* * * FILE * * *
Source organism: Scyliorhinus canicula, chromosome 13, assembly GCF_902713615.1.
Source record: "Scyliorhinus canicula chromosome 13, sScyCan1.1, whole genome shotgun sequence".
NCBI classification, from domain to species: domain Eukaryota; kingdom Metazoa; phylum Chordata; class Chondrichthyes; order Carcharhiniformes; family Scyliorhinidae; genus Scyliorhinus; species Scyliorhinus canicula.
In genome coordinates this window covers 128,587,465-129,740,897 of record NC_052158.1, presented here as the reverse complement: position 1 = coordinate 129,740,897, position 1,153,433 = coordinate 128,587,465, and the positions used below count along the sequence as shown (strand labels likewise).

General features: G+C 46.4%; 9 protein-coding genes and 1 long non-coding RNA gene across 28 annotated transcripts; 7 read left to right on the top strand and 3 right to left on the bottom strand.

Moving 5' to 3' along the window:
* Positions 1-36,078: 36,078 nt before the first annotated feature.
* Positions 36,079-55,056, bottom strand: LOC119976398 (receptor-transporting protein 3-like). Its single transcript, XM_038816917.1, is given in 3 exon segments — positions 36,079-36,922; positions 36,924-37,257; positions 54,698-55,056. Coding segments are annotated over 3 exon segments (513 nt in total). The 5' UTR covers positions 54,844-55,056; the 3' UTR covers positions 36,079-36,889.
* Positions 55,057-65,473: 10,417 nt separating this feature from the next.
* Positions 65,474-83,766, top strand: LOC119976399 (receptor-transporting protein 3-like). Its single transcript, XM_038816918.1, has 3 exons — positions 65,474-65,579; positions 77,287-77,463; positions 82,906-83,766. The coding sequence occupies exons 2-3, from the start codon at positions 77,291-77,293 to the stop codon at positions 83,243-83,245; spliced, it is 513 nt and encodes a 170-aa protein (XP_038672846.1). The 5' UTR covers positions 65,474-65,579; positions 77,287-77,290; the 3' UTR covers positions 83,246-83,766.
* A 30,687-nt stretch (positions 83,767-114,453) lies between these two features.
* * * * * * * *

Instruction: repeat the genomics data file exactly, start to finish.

Source organism: Scyliorhinus canicula, chromosome 13, assembly GCF_902713615.1.
Source record: "Scyliorhinus canicula chromosome 13, sScyCan1.1, whole genome shotgun sequence".
NCBI classification, from domain to species: domain Eukaryota; kingdom Metazoa; phylum Chordata; class Chondrichthyes; order Carcharhiniformes; family Scyliorhinidae; genus Scyliorhinus; species Scyliorhinus canicula.
In genome coordinates this window covers 128,587,465-129,740,897 of record NC_052158.1, presented here as the reverse complement: position 1 = coordinate 129,740,897, position 1,153,433 = coordinate 128,587,465, and the positions used below count along the sequence as shown (strand labels likewise).

General features: G+C 46.4%; 9 protein-coding genes and 1 long non-coding RNA gene across 28 annotated transcripts; 7 read left to right on the top strand and 3 right to left on the bottom strand.

Moving 5' to 3' along the window:
* Positions 1-36,078: 36,078 nt before the first annotated feature.
* Positions 36,079-55,056, bottom strand: LOC119976398 (receptor-transporting protein 3-like). Its single transcript, XM_038816917.1, is given in 3 exon segments — positions 36,079-36,922; positions 36,924-37,257; positions 54,698-55,056. Coding segments are annotated over 3 exon segments (513 nt in total). The 5' UTR covers positions 54,844-55,056; the 3' UTR covers positions 36,079-36,889.
* Positions 55,057-65,473: 10,417 nt separating this feature from the next.
* Positions 65,474-83,766, top strand: LOC119976399 (receptor-transporting protein 3-like). Its single transcript, XM_038816918.1, has 3 exons — positions 65,474-65,579; positions 77,287-77,463; positions 82,906-83,766. The coding sequence occupies exons 2-3, from the start codon at positions 77,291-77,293 to the stop codon at positions 83,243-83,245; spliced, it is 513 nt and encodes a 170-aa protein (XP_038672846.1). The 5' UTR covers positions 65,474-65,579; positions 77,287-77,290; the 3' UTR covers positions 83,246-83,766.
* A 30,687-nt stretch (positions 83,767-114,453) lies between these two features.